In March, then-Mayor Bob Filner issued an emergency order to close the beach at night to stop harrassment of marine mammals that was caught on videotape. Besides the rope, the city has installed signs asking people to leave the seals alone.

The presence of the marine mammals has been a lightning rod in the area for two decades, pitting beach access advocates against those who support animal rights. The Children’s Pool was deeded to the city in 1931 as a sheltered area for kids to swim.

—City News Service/La Jolla Light reports

Related posts:

  1. La Jolla Children’s Pool one step closer to winter beach closure for seals pupping season
  2. La Jolla News Briefs: Children’s Pool lifeguard tower demolition to begin, injured sea lions found at La Jolla Cove … and more
  3. Questions arise about details of seal harassment video at La Jolla Children’s Pool
  4. Coastal Commission approves permit for year-round seal rope
  5. City still not enforcing rules on vendors at La Jolla’s Children’s Pool

Short URL:

Posted by Pat Sherman on Oct 29, 2013. Filed under Featured Story, La Jolla, News. You can follow any responses to this entry through the RSS 2.0. You can skip to the end and leave a response. Pinging is currently not allowed.

3 Comments for “City Council postpones vote on La Jolla Children’s Pool closure”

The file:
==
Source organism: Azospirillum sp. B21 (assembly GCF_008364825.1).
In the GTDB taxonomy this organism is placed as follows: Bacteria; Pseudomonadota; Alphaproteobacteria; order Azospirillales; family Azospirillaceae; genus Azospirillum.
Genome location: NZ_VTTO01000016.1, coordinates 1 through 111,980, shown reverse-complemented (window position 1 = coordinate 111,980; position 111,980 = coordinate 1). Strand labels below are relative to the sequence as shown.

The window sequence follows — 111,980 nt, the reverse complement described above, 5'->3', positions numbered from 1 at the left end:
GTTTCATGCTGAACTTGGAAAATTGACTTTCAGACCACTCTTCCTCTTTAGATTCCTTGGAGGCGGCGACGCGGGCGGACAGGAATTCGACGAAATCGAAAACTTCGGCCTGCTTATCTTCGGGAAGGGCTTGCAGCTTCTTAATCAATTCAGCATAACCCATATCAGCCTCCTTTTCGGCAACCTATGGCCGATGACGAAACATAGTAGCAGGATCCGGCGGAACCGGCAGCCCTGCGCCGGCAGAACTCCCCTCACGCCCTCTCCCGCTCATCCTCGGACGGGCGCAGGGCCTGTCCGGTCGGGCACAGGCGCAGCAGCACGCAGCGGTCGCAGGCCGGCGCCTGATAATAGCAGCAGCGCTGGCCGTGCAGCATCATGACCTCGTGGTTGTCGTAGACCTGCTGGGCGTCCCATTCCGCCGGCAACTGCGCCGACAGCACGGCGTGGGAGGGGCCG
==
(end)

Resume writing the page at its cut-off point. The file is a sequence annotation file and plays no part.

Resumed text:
1. Califia

    So now the applicant (City of San Diego) for the beach closure project, having been pushed by animal rights wackos, has been called on the propaganda continually used to try to take this beach from the people of San Diego. The CCC has rejected the claim of “environmentally sensitive habit” for the beach or the seals that willingly share the beach with people. When does this stupidity stop. How much more taxpayer money will the City redirect from vital infrastructure repairs to keep trying to close Children’s Pool. A cost analysis should be done to see how much money has be wasted on this foolishness over the past 15 years. Invite the seals back into the wild and let the kids have their pool back. Then lets clean up the Cove. It’s a stinky mess. Welcome to La Jolla.

  2. Merc Silva

    I am not in favor of closing the children’s pool. Let nature take its course. If we close the beach then we will have an over growth of seals. Come on people! We also need to protect the fish and other wild life not just one group. THE SEALS are not an endangered species so why do we need to protect them! Too much of one thing is never good. Please don’t let a few decide for the rest of us. Plus we are spending so much money on this if they feel so strong let them flip the cost of this! Think of this nature will take care of balance unless we interfere let’s not upset balance do not be irrational.

  3. Cheri Jacobs Aspen